UNICEF and religious leaders commit to improve the lives of children and women in Ethiopia

By Hanna Woldemeskel

MoU between UNICEF and major religious institutions for the wellbeing of children and women in Ethiopia
Haji Alfadil Ali Mustafa, General Secretary of the Ethiopian Islamic Affairs Supreme Counsel Signs Memorandum of Understanding (MoU) between UNICEF and major religious institutions for the wellbeing of children and women in Ethiopia. ©UNICEF Ethiopia/2016/Sewunet

Addis Ababa, 2 August 2016 – Ethiopia’s Leaders of major religious institutions signed Memorandum of Understanding (MoU) with UNICEF marking their joint commitment for sustained promotion of the rights and wellbeing of children, adolescents and women through strategic behaviour and social change interventions. Fourteen signatories signed the MoU, including five major religious denominations along with their respective development offices and four umbrella institutions.

Religion is at the heart of people’s value and identity and religious leaders enormously influence moral values and socialization of children in all aspects of life. Religious institutions reach out to vulnerable and disadvantaged children and families, through their inherent values of humanity and extensive structure reaching up to the family and individual levels.

Evidence shows that if investments are made to build capacity and engage religious institutions, they can create major impact for behaviour and social norm change. For example, in the Somali region, religious leaders massively contributed to stop the 2013 polio outbreak, by informing and encouraging their communities to regularly immunize their children. Religious institutions declaring against harmful traditional practices and their active engagement has a huge impact in accelerating Ethiopia’s commitment towards eliminating the female genital mutilation/cutting and child marriage by 2025.  In Amhara region, for example when priests teach against child marriage, when they refuse to bless such unions, communities are receptive and young girls are given the opportunity to pursue their education and their dreams.

Although religious institutions have been working with UNICEF in the past, their unique opportunity for influencing positive behaviour and social norms was not fully maximized. The core purpose of the MoU, as stated by Gillian Mellsop, UNICEF Representative to Ethiopia, during the signing ceremony is “to build on existing commitments for the wellbeing of children and women in Ethiopia through sustained and long-term behaviour and social change actions with full engagement of the development and spiritual wings and umbrella institutions.” Gillian stressed, “This partnership will accelerate our efforts to alleviate chronic challenges in communities by addressing them at the core – in people’s minds and attitudes”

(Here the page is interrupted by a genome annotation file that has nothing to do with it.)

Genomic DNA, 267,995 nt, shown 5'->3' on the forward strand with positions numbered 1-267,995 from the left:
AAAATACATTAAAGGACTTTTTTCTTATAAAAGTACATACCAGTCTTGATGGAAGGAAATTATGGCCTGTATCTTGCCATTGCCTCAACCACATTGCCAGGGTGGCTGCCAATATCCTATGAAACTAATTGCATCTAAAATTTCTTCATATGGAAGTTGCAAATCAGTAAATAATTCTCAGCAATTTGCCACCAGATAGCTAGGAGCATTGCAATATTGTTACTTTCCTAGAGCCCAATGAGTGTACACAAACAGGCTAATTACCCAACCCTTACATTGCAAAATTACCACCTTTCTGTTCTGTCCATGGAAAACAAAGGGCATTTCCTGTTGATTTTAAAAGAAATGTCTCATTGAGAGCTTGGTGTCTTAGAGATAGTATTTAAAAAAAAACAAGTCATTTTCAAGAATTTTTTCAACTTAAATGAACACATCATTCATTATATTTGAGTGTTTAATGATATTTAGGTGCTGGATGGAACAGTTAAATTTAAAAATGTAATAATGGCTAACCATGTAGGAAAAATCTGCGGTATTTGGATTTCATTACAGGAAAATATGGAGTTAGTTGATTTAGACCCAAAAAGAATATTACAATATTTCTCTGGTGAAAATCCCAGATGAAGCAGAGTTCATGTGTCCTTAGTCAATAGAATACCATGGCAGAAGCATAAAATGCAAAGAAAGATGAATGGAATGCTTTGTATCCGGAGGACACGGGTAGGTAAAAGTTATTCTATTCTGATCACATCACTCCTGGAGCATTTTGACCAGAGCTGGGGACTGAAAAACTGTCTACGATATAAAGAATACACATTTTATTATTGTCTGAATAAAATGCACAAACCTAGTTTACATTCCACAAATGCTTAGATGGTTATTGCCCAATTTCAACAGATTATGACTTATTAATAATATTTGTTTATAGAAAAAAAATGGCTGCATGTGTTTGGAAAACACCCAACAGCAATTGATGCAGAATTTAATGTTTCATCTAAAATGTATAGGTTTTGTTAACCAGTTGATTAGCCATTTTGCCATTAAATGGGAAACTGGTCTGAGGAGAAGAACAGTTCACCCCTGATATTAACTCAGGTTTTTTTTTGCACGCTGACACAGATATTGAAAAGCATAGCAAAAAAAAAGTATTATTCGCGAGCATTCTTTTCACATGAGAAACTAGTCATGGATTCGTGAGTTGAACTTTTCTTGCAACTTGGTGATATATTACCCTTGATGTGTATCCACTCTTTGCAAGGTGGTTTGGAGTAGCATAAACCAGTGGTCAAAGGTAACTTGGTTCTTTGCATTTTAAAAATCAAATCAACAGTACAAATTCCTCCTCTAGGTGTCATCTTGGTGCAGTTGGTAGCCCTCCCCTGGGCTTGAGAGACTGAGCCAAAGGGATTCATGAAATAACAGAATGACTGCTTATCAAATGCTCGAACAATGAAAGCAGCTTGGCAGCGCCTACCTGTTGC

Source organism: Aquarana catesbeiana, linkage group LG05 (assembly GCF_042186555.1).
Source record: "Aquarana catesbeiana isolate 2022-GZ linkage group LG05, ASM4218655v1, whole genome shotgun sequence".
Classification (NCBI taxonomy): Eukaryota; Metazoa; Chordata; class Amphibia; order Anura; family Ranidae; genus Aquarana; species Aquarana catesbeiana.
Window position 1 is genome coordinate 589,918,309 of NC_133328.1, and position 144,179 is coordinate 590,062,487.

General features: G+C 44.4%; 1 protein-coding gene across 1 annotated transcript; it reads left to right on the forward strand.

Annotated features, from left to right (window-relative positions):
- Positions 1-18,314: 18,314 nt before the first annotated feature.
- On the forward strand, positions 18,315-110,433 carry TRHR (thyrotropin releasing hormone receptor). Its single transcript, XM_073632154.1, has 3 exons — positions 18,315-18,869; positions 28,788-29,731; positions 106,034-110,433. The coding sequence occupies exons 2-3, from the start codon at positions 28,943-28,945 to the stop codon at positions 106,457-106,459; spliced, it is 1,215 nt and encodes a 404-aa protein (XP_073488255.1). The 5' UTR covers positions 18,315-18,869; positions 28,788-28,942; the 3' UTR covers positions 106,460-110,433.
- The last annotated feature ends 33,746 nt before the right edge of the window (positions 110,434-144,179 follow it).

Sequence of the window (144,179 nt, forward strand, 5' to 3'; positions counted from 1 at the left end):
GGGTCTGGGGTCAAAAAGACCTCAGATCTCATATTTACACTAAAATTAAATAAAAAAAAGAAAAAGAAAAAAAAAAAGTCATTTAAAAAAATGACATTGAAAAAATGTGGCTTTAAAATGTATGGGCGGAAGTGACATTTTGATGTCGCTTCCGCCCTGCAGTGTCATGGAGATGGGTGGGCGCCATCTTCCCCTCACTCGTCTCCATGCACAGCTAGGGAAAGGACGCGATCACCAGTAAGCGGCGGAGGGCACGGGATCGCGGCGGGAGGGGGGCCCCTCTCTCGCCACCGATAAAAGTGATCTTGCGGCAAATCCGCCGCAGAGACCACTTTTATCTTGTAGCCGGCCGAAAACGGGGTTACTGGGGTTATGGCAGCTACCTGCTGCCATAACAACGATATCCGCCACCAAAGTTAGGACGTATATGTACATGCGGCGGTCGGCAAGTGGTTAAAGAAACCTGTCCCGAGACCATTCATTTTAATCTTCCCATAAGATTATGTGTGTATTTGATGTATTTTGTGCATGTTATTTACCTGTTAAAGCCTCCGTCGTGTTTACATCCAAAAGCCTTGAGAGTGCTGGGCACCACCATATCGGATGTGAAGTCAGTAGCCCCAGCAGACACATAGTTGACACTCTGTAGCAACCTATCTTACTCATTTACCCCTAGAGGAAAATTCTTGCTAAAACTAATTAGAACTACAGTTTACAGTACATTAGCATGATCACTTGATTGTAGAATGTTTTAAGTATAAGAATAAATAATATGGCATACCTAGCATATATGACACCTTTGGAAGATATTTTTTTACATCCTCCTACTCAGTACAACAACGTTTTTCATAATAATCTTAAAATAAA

In their statements, all the signatory religious leaders avowed their commitment to what they called ‘Historic Consensus’  and outlined their respective faith values that create favourable grounds to promote the rights and wellbeing of children and women.

Dr. Abba Hailemariam Melese, the Deputy General Manager of the Ethiopian Orthodox Tewahdo Church Patriarchate remarked “…towards this cause the Ethiopian Orthodox Tewahdo Church is ready to engage over half a million clergies and religious fathers with the joint leadership of our spiritual and development wings.” Similarly, Haji Al – Fadil Ali Mustafa, General Secretary of the Ethiopian Islamic Affairs Supreme Council remarked that developmental partners have become wiser by involving and engaging religious organizations and leaders to work for a common goal.

Reverend Dr. Wakseyoum, Idosa, President of Ethiopian Evangelical Mekane Yesus Church tells the story of a girl he met a week ago who had dropped her studies from eighth grade and came to Addis Ababa fleeing forced marriage, when her relatives insisted that she returns to her village, she refused and opted to go and work in one of the Middle East countries as a house maid. “This story is one of many stories in our communities, and this is why a united effort is needed to reach to the grass roots in order to alleviate the pain that is still fresh and deserve our urgent response.”

In addition to the five major religious denominations of Ethiopian Orthodox Tewahedo Church (EOTC), Ethiopian Islamic Affairs Supreme Council (EIASC) Ethiopian Catholic Church (ECC), Ethiopian Evangelical Church Mekane Yesus (EECMY) and Ethiopian Kale Hiwot Church (EKHC) and their respective development wings, four umbrella institutions including; Inter-Religious Council of Ethiopia (IRCE),Ethiopian Interfaith Forum for Development Dialogue and Action (EIFDDA),Evangelical Churches Fellowship of Ethiopia (ECFE), and  Consortium of Evangelical Churches of Ethiopia Development Association (CECEDA) forwarded a statement affirming their commitment.

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